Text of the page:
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Micro.Week4.2007

# Micro.Week4.2007 - 4/1 Review last week First we defined...

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4/1 Review last week: First we defined ELASTICITY elasticity = % change in Q % change in P Now % change in Q = (/ Q/Q) x 100% And % change in P = (/ P/P) x 100% So elasticity = / Q/Q x 100% = / Q/Q = / Q P / P/P x 100% / P/P / P Q Elasticity of demand elasticity = - % change in Q = -L Q P of demand % change in P L P Q note minus sign is sometimes left off note that slope of demand curve = / P// Q inverse of slope of demand curve = / Q// P So elasticity is “like” the inverse of the slope To compute demand elasticity = / (dQ/Q)/(dP/P) = / (dQ/dP)(P/Q) = (positive inverse of slope) x (P/Q)

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4/2 So, what does it mean when we say that elasticity is larger in long run : we are saying that slope of demand is flatter (larger means flatter) eg. P = 20 - 2Q at Q = 5 Elasticity of demand = -(dQ/dP)(P/Q) = 1 P = 15 - Q at Q = 5 Elasticity of demand = 2 P = 30 - 4Q at Q = 5 Elasticity of demand = 0.5 Diagram: All through same point (Q = 5, P = 10)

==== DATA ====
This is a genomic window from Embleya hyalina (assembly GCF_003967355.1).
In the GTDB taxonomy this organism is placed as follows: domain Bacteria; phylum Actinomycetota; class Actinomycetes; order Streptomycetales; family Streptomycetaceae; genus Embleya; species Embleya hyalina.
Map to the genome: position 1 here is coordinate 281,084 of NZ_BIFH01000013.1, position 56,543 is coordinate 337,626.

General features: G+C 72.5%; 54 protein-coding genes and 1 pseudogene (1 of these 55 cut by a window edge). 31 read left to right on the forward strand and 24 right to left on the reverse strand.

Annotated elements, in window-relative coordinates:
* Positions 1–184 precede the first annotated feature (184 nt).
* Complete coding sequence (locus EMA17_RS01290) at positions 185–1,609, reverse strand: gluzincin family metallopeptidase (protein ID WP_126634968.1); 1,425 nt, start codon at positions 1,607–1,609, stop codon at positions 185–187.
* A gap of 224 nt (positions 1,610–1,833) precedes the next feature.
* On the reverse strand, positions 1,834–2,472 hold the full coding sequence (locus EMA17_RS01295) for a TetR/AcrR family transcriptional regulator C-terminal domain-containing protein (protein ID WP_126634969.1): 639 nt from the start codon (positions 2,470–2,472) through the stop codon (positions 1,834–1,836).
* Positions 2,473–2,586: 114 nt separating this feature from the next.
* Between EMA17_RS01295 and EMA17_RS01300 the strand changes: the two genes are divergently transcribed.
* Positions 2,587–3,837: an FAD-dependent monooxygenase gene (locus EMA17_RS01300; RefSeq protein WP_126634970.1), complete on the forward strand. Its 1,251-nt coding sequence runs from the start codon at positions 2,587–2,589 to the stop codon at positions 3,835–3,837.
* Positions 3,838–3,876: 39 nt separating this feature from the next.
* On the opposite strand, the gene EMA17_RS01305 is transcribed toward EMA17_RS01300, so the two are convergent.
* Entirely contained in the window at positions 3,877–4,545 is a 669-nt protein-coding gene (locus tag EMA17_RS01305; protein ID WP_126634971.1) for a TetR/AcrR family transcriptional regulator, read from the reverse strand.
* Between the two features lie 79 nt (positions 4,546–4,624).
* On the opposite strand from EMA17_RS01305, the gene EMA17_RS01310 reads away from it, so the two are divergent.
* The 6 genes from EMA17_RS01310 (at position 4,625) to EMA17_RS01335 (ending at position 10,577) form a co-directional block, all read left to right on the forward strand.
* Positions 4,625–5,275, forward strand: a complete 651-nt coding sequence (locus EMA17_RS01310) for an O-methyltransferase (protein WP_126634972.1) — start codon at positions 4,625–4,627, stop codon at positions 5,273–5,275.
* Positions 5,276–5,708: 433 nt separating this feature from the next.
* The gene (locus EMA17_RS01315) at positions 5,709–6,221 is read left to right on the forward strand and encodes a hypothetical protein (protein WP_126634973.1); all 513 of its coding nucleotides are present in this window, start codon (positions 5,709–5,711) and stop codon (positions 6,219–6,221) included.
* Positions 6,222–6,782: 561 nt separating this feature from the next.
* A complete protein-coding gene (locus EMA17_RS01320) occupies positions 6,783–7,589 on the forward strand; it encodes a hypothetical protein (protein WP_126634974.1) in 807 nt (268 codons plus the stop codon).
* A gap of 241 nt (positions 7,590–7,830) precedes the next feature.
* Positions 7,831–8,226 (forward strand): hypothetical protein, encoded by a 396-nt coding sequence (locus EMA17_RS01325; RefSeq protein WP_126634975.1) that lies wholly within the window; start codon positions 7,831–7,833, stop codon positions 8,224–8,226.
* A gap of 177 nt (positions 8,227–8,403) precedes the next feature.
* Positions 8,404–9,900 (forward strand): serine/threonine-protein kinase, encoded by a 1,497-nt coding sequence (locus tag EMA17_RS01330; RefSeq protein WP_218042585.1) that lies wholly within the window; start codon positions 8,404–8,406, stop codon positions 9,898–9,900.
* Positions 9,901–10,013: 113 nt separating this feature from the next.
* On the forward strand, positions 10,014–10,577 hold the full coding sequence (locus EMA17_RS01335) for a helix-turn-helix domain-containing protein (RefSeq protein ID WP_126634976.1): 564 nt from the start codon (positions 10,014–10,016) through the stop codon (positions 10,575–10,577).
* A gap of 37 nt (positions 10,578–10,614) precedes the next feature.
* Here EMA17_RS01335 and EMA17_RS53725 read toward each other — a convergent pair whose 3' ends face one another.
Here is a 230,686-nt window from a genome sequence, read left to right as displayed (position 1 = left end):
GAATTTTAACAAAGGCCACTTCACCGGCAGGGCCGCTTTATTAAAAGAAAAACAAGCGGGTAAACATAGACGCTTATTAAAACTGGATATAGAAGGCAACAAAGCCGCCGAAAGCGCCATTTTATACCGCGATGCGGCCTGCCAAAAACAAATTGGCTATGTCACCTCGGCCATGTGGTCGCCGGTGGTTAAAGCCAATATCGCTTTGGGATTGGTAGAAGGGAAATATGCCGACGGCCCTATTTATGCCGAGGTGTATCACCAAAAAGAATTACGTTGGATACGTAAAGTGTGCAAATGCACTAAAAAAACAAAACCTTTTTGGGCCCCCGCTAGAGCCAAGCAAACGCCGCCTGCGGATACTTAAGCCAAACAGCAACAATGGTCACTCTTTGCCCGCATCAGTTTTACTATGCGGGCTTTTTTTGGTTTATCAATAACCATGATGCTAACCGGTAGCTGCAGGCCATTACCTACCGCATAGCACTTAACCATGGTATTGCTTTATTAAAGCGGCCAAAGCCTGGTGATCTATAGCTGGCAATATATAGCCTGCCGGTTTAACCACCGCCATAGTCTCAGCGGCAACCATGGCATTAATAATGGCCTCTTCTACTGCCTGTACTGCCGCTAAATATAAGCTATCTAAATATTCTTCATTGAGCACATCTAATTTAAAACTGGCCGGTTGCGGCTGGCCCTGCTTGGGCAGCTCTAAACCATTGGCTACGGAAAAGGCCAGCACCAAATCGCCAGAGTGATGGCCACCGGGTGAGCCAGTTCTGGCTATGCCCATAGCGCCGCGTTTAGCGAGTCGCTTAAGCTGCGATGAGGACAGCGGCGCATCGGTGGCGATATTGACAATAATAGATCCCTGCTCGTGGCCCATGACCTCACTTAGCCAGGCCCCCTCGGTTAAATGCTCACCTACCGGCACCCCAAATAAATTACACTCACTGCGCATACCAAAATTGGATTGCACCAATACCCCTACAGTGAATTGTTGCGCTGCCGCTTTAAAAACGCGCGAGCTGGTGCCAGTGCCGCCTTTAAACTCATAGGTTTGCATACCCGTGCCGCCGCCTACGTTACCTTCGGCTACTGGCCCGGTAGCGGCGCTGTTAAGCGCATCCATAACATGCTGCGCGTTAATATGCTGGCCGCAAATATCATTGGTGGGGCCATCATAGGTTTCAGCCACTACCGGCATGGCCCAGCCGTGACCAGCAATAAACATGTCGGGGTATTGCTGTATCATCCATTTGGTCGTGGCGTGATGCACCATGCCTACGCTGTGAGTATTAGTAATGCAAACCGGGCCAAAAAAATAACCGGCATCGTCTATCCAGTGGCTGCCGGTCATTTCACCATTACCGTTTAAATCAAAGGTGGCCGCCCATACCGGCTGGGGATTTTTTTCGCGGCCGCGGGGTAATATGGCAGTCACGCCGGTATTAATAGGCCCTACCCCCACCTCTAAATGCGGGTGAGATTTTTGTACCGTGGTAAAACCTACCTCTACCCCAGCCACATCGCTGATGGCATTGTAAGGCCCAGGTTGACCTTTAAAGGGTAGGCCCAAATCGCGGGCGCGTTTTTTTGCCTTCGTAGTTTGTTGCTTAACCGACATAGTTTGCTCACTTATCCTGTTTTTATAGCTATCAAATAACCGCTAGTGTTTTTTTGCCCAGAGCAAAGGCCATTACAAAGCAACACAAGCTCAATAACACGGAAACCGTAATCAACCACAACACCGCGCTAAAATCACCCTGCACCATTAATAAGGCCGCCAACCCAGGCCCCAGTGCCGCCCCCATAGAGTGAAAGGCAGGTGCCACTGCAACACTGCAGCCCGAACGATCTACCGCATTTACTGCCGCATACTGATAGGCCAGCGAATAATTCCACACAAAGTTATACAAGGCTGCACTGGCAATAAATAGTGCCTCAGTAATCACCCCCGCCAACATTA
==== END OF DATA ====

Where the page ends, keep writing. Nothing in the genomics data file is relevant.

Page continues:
4/3 Elasticity of supply ES = elasticity = % change in Q of supply % change in P note no minus sign To compute ES = (dQ/Q)/(dP/P) = (dQ/dP)(P/Q) = (positive inverse of slope) x (P/Q) eg. supply curve P = 2Q + 6 at point Q = 2, P = 10 To compute ES = (dQ/Q)/(dP/P) = (dQ/dP)(P/Q) = (positive inverse of slope) x (P/Q) = 0.5 x 5 = 2.5 So now return to rent controls - when we say elasticity is bigger in long run, we mean both curves are “flatter”, so excess demand is larger

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